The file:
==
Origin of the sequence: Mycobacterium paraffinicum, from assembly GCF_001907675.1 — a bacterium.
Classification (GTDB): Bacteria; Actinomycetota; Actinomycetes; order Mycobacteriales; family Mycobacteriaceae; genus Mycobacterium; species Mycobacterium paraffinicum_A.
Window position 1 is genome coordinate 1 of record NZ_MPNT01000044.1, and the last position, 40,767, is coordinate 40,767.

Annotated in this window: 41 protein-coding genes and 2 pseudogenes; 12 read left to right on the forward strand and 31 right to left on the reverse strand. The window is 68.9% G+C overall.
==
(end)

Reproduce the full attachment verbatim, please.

Origin of the sequence: Mycobacterium paraffinicum, from assembly GCF_001907675.1 — a bacterium.
Classification (GTDB): Bacteria; Actinomycetota; Actinomycetes; order Mycobacteriales; family Mycobacteriaceae; genus Mycobacterium; species Mycobacterium paraffinicum_A.
Window position 1 is genome coordinate 1 of record NZ_MPNT01000044.1, and the last position, 40,767, is coordinate 40,767.

Annotated in this window: 41 protein-coding genes and 2 pseudogenes; 12 read left to right on the forward strand and 31 right to left on the reverse strand. The window is 68.9% G+C overall.